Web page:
The mouse box is on the right side above the Settings fields. If the logic
analyzer was displaying the System External I/O menu when you
plugged in the mouse, the menu won't update until you exit and then
return to it.
The mouse pointer looks like a plus sign (+). To select a field, move the
pointer over it and press the left button. To duplicate the front-panel
knob, hold down the right button while moving the mouse. Moving the
mouse up or to the right duplicates turning the knob clockwise. Moving
the mouse down or to the left duplicates turning the knob
counterclockwise.
System External I/O Menu Showing Mouse Installed
37
Connecting Peripherals
Connecting Peripherals
To connect a keyboard
You can use either the Agilent-recommended keyboard, E2427B, or
any other keyboard with a standard DIN connector.
1 Plug the keyboard into the keyboard connector on the back
panel.
2 To verify, check the System External I/O menu for a keyboard
box.
The keyboard box is on the right side, above the Settings fields. If the
logic analyzer was displaying the System External I/O menu while you
plugged the keyboard in, the menu won't update until you exit and
then return to it.
The keyboard cursor is the location on the screen highlighted in
inverse video. To move the cursor, use the arrow keys. Pressing Enter
selects the highlighted field. The primary keyboard keys act like the
analyzer's front-panel data entry keys.
See Also
"Keyboard Shortcuts" on page 267 for complete key mappings.
System External I/O Menu Showing Keyboard Installed
38
Connecting Peripherals
Connecting Peripherals
To connect to an GPIB printer
Printers connected to the logic analyzer over GPIB must support GPIB
and Listen Always. When controlling a printer, the analyzer's GPIB port
does not respond to service requests (SRQ), so the SRQ enable setting
does not have any effect on printer operation.
1 Turn off the analyzer and the printer, and connect an GPIB cable
from the printer to the GPIB connector on the analyzer rear
panel.
2 Turn on the analyzer and printer.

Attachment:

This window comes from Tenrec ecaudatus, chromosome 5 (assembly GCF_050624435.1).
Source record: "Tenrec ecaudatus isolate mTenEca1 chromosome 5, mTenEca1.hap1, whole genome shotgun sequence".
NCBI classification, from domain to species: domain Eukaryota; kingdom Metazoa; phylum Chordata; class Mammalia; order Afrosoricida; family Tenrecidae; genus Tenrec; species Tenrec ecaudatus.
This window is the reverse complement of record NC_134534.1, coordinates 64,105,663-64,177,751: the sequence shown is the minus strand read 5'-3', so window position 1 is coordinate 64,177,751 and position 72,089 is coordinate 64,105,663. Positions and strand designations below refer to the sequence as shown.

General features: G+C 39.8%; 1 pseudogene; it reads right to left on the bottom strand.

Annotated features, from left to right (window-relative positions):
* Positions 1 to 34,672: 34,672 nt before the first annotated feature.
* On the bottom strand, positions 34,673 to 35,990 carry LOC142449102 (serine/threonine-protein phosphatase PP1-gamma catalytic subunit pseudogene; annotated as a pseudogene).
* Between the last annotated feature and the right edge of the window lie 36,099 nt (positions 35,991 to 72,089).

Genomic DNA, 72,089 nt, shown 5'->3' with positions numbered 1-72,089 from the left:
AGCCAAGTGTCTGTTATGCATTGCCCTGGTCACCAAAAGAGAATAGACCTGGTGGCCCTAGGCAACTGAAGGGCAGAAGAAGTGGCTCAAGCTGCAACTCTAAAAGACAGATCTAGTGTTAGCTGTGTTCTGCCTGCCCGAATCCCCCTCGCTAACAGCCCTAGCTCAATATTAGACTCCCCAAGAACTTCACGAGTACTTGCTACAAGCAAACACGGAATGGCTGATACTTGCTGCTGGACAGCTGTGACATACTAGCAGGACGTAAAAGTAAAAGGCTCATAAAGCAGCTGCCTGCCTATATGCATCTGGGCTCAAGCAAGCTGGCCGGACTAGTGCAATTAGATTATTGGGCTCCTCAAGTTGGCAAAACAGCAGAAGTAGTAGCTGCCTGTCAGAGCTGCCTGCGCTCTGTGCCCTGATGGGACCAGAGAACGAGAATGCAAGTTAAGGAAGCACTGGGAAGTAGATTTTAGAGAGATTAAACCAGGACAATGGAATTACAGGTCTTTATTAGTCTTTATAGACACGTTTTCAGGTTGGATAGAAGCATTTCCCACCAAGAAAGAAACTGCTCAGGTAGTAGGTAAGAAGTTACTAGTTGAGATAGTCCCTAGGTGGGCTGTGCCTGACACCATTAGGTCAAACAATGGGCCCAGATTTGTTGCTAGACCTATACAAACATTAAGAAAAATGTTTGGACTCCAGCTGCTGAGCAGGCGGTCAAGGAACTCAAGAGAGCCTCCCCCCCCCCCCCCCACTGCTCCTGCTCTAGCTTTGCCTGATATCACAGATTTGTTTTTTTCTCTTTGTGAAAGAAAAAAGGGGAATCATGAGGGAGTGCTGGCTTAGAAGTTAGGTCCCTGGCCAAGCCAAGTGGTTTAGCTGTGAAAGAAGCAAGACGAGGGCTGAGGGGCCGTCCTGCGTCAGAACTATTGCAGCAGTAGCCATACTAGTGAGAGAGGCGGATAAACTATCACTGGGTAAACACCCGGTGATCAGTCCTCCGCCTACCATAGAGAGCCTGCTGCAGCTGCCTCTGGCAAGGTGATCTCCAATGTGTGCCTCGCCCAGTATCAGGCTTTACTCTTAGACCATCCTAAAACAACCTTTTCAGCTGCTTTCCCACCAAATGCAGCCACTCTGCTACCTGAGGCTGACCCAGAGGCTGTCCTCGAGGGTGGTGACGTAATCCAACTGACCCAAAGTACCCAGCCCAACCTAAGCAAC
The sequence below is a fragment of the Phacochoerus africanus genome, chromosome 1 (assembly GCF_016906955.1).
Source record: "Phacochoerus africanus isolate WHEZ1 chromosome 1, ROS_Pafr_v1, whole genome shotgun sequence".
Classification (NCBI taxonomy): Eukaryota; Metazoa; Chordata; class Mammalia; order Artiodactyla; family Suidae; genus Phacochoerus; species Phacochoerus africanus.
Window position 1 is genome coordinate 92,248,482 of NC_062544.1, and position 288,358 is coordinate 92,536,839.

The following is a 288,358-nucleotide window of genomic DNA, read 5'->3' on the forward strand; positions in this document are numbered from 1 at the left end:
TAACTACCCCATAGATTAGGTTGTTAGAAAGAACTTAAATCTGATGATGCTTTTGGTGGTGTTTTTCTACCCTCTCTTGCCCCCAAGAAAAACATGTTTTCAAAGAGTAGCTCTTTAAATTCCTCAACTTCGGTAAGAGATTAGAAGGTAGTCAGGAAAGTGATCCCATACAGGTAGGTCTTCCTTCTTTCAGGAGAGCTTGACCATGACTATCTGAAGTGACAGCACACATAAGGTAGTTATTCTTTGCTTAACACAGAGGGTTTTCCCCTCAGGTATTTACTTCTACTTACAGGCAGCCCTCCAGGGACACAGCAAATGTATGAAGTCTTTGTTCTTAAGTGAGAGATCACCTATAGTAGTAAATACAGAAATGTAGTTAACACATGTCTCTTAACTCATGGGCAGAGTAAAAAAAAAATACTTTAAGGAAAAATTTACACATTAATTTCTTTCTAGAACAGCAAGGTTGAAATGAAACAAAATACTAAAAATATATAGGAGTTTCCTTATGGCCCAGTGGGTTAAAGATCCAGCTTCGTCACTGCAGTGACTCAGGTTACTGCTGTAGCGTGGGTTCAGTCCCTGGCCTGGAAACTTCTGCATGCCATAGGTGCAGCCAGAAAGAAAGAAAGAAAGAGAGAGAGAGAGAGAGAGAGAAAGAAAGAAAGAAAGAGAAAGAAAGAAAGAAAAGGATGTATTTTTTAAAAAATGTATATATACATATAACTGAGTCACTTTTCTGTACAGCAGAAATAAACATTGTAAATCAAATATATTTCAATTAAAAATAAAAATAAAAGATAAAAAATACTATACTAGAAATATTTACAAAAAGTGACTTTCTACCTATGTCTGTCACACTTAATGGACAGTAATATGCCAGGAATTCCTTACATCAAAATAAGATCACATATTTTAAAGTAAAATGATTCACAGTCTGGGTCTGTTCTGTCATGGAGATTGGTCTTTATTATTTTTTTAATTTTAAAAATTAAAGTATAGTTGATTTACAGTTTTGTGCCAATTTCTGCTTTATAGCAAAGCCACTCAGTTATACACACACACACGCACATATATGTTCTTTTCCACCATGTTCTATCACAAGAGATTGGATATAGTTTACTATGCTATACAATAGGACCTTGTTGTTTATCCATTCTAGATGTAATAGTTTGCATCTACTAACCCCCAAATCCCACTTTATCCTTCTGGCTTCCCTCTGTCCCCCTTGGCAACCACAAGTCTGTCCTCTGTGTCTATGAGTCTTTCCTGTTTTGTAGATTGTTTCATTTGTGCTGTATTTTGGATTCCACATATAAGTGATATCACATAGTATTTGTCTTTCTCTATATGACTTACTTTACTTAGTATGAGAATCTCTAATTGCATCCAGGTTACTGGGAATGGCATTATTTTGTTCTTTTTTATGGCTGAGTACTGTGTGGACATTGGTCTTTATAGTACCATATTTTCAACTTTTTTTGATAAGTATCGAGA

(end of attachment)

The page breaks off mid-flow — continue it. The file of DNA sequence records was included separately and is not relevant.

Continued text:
3 Make sure the printer is set to Listen Always or Listen Only.
For example, the figure below shows the GPIB configuration switches
for an GPIB ThinkJet printer. For the Listen Always mode, move the
second switch from the left to the 1 position. Because the instrument
doesn't respond to SRQ EN (Service Request Enable), the position of
the first switch doesn't matter.
Listen AlwaysSwitchSetting
39
Connecting Peripherals
Connecting Peripherals
4 Go to the System External I/O menu and configure the analyzer's
printer settings.
a If the analyzer is not already set to GPIB, select the field under
Connected To: in the Printer box and choose GPIB from the
menu.
b Select the Printer Settings field.
c In the top field of the pop-up, select the type of printer you
are using. If you are using an Epson graphics printer or an
Epson-compatible printer, select Alternate.
d If the default print width and page length are not what you
want, select the fields to toggle them.
If you select 132 characters per line when using a printer
other than QuietJet, the listings are printed in a compressed
mode. QuietJet printers can print 132 characters per line
without going to compressed mode, but require wider paper.
e Press Done.
40
Connecting Peripherals
Connecting Peripherals
To connect to an RS-232-C printer
1 Turn off the analyzer and the printer, and connect a null-modem
RS-232-C cable from the printer to the RS-232-C connector on